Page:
Māori learners in workplace settings (Unpublished report completed for the Industry Training Federation of New Zealand)
|Extensive engagement across three regions with stakeholders and teaching staff and with 34 Māori learners to understand Māori learners experiences in workplace settings/apprenticeships|
|McMurchy-Pilkington (2011 |
We are family: Māori success in foundation programmes
|Extensive engagement with 100 learners across institutions to understand elements of the physical, emotional, and cultural learning environment important to learner success|
|Mullane (2010) |
Tutors without borders: meeting the needs of Māori learners in mainstream tertiary organisations
|Review of recent relevant literature (and two focus groups)|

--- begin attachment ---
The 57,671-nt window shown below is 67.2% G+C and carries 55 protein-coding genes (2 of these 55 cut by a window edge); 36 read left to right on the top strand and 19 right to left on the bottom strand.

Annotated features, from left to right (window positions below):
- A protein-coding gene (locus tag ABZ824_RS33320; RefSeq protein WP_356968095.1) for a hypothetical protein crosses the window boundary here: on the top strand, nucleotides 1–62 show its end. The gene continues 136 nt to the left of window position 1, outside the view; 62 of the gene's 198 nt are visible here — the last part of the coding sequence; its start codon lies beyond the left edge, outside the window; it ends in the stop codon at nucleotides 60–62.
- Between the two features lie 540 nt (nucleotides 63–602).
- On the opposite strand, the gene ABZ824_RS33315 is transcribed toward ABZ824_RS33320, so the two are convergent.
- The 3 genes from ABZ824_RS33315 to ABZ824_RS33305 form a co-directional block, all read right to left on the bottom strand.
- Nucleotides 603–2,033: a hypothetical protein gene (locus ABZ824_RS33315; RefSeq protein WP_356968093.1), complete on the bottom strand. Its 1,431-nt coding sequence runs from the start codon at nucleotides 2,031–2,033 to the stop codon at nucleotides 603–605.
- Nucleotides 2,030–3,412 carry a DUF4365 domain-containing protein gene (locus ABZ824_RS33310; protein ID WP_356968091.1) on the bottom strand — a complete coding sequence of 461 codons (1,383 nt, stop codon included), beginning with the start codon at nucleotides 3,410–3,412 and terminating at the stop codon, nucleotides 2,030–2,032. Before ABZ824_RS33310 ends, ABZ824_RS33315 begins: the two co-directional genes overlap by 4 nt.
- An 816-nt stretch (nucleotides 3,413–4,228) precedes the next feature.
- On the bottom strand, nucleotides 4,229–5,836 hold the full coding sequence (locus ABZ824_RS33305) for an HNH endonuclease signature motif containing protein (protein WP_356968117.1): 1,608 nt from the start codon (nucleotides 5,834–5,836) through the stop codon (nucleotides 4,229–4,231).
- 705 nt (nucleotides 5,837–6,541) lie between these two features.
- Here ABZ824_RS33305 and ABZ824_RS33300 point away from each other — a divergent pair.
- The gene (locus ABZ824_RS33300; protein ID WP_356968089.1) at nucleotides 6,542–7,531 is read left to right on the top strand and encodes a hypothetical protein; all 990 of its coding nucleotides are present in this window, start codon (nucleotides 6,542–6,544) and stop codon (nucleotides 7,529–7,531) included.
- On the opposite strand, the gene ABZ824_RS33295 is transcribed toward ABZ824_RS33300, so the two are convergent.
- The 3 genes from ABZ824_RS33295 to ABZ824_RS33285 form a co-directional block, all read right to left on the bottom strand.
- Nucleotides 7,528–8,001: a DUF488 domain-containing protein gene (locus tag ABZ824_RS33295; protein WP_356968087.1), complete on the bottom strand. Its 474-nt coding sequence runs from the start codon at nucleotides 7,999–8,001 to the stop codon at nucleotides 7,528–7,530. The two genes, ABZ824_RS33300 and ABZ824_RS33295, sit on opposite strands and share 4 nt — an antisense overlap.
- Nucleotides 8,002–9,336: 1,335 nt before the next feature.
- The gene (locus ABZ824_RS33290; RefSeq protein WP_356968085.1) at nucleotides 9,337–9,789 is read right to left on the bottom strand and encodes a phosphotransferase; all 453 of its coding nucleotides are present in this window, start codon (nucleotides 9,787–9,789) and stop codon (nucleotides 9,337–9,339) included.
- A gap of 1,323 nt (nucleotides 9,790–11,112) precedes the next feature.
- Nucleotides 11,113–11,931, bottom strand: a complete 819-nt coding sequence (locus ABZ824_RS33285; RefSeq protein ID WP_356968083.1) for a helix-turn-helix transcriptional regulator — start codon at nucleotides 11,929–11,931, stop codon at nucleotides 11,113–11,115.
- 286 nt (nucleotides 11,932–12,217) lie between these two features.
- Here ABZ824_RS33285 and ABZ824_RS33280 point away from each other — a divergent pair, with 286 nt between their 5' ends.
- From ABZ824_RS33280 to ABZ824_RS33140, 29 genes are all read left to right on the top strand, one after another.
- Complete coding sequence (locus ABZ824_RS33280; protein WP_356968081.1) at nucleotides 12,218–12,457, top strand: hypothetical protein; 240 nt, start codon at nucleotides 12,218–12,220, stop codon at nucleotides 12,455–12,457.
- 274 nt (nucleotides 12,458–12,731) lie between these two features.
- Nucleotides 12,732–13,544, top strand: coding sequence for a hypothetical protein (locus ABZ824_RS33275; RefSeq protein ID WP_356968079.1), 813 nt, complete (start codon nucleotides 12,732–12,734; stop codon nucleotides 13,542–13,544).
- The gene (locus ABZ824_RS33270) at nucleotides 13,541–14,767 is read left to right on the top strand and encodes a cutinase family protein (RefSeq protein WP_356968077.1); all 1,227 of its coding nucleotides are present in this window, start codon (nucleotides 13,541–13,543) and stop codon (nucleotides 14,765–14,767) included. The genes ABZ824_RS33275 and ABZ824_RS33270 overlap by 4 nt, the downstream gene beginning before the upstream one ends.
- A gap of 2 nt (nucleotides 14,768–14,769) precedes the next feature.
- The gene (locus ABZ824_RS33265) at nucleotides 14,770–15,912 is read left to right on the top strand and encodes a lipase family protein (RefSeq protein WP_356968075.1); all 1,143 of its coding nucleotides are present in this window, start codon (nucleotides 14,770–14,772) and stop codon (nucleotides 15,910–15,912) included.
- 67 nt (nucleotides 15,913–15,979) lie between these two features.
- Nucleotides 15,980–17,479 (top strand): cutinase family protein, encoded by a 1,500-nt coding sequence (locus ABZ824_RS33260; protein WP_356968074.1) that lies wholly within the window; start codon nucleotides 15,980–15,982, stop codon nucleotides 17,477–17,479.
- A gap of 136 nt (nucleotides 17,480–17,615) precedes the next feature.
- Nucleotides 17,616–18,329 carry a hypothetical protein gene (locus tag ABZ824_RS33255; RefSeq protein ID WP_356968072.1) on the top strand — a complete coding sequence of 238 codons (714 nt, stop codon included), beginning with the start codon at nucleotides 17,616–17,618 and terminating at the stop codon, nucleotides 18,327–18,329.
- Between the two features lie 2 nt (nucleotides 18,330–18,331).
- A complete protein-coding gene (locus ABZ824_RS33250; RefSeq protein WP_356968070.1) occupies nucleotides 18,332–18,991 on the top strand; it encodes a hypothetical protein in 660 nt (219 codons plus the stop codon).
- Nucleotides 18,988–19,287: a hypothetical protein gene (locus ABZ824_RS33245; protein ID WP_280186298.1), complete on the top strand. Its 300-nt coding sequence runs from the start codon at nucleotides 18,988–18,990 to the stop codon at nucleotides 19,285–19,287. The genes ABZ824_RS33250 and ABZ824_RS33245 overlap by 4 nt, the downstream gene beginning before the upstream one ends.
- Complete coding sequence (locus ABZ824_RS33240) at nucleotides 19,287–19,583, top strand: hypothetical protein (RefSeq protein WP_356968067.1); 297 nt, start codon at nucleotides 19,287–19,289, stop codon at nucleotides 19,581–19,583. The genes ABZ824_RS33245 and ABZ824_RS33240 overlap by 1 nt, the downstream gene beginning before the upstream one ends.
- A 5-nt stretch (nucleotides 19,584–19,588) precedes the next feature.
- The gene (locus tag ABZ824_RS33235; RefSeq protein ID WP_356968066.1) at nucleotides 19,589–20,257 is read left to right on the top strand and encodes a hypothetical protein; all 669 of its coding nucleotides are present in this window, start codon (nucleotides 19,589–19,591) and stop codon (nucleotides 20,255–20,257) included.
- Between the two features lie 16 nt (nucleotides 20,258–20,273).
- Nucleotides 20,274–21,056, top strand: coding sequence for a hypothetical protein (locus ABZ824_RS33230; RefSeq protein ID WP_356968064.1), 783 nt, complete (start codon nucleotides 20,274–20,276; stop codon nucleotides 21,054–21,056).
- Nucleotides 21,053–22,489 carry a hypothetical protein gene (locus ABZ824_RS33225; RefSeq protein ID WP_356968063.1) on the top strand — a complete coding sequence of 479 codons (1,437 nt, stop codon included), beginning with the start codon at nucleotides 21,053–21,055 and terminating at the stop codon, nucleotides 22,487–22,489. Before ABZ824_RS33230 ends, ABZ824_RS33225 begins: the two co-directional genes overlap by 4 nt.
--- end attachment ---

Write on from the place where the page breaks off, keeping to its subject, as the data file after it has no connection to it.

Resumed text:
|Phillips and Mitchell (2010) |
It is all about feeling the aroha: Successful Māori and Pasifika Providers
|In-depth research with 11 diverse Māori providers to understand what works for Māori learners|
|Tahau-Hodges (2010) |
Kaiako Pono: Mentoring for Māori Learners in the Tertiary Sector
|Onsite interviews with 21 tertiary education institutions; the majority of which were with Māori support staff, some management and some learners|
|White et al (2009) |
Mā te hurhuru, ka rere te manu: How can language and literacy by optimised for Māori learner success?
|Four focus groups constituted by tutors from PTEs, current Wintec students, current Wintec tutors and potential learners|
|Wisely (2009) |
Factors affecting the retention of adult students within an indigenous tertiary education institution
|Survey (95 Māori learner respondents) and one focus group with Māori and adult learners from Te Wānanga o Aotearoa focused on factors influencing retention|
“First Nations leaders have pointed to the entrenched structures of the academy as significant barriers to inclusiveness. . . The phrase most often used to describe necessary change is ‘indigenising the academy’”. (King, 2011, p.1)